I timed my Dutchman Falls (near Worlds End State Park) photography so that the sun would be completely set at this vantage point - to avoid any hotspots in the frame. Plenty of small streams of water make a wide variety of compositions available at this location.
 
I generally use manual exposures when photographing waterfalls. Set the aperture for the depth of field/sharpness needed, set the ISO to 100 (usually) and set the shutter so that a very small area of the brightest water is overexposed (blinking highlights).
 
35mm  f/11.0  3.2s  ISO 100
Royal Tailor in Concert Royal Tailor in Concert
Having a special access pass will give you the opportunity for perspectives not otherwise possible to capture. With the subject high on a stage, a floor level perspectve is not uncomfortable to get. And, since this was the only perspective available at this time, it was fortunately a good one. As always, aligning the subject with a good background is very important.
 
24mm  f/2.8  1/250s  ISO 800
Silhouetted Horse, Rider & Dog Silhouetted Horse, Rider & Dog
To get a silhouette requires a bright background. The sky is typically what I use to create silhouettes, and when using a wide angle lens, a low shooting position is often needed to get enough of the subject surrounded by sky.
 
24mm  f/2.8  1/1600s  ISO 100
Shawnee Falls in the Fall Shawnee Falls in the Fall
Shawnee Falls in Ricketts Glen State Park is beautiful at any time of the year, but fall is my favorite time to visit these falls. A sure-thing compsition for these falls is to shoot wide and move in close to the layered rocks while using a circular polarizing filter.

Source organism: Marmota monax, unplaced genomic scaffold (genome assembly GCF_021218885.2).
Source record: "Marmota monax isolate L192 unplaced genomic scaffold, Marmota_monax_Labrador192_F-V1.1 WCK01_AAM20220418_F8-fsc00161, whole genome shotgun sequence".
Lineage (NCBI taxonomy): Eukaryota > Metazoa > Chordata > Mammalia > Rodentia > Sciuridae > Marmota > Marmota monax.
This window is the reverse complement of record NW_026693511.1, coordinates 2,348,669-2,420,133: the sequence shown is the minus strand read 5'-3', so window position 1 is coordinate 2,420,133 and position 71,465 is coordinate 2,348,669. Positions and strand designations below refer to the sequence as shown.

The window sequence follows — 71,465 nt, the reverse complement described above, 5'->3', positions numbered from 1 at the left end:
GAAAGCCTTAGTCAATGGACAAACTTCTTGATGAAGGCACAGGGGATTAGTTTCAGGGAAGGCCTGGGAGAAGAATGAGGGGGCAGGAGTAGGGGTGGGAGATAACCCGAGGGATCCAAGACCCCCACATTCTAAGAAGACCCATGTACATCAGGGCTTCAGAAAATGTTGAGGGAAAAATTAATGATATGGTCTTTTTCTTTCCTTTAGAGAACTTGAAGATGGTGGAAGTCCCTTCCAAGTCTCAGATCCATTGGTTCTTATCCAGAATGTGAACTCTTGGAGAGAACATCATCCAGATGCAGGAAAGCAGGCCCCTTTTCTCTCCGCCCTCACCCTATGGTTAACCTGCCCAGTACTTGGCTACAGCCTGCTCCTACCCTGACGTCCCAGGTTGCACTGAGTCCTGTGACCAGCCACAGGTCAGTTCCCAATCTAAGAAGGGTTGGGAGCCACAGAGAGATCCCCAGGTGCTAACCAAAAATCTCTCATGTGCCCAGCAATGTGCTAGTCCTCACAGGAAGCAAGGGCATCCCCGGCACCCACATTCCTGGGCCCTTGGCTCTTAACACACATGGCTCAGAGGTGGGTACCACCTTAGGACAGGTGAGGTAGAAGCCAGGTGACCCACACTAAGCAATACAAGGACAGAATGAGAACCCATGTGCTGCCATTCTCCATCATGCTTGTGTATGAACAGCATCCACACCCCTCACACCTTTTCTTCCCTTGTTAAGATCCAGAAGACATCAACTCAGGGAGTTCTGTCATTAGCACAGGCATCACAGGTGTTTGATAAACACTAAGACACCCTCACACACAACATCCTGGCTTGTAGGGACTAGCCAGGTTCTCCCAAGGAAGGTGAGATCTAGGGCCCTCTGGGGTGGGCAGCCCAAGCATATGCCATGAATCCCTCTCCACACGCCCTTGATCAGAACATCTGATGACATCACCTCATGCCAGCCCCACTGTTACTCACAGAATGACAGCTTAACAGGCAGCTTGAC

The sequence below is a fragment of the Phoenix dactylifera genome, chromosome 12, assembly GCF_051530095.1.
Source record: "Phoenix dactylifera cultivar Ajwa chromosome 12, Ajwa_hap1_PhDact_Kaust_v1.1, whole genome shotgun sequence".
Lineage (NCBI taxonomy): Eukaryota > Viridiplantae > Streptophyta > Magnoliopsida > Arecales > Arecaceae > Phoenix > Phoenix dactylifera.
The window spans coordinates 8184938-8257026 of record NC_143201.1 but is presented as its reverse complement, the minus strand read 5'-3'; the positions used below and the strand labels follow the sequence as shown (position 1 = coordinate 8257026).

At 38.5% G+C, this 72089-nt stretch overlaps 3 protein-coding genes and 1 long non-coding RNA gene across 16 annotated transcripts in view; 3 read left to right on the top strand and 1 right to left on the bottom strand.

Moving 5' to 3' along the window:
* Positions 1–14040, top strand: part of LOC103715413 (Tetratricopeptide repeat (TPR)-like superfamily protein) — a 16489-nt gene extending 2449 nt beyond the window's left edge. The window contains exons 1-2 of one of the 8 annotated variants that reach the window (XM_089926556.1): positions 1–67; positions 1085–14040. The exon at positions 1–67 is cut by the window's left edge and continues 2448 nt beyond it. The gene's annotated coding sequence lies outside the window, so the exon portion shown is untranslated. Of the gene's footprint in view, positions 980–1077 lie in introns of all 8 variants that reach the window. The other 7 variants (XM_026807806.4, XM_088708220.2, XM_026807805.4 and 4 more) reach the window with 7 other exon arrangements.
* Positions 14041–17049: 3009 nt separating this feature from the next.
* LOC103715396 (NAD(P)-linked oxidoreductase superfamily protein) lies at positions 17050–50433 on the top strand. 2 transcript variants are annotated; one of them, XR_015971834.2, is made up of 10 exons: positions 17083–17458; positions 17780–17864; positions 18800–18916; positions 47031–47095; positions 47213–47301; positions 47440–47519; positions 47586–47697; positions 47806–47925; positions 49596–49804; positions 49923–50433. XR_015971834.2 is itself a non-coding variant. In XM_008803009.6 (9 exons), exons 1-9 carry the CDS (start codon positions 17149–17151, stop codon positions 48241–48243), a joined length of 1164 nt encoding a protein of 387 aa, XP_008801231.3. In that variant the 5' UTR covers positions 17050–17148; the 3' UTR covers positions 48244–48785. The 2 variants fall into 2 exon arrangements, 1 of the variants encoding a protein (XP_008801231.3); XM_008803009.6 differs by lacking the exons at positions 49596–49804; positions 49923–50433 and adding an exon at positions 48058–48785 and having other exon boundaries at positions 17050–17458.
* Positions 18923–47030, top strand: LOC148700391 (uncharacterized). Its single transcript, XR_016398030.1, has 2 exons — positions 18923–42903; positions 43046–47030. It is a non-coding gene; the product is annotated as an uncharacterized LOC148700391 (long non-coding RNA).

Since I was shooting very late on a very cloudy day, the auto white balance out of the camera was a bit cool. By setting a custom white balance based on a near-white area of the water, a much warmer color tone is easily achieved.
 
24mm  f/11.0  10s  ISO 160
Jamie Grace Jamie Grace
A lot of effort goes into lighting a concert. Be sure to include this lighting in your images - especially if you are shooting for the concert producer.
 
Unfortunately, large microphones on stands are still used at some these venues. Omitting these from images is much more challenging. Performers are lit from the front and stand behind the microphones. This means that not only do you have the microphone itself getting in the way of your subject, but you also have a dark shadow on their face.
 
38mm  f/2.8  1/320s  ISO 800
Beach Tree in the Forest Beach Tree in the Forest
Shooting deep forest scenes can be very challenging - especially on clear days such as this one. I found this still-green beach tree over a bed of ferns that had succombed to fall pleasing to my eye. I framed the beach tree about 1/3 of the way into the frame and moved forward/backward to get the perspective I wanted. I then adjusted focal length for the framing desired. A B+W XS-PRO CP Filter was used for this shot.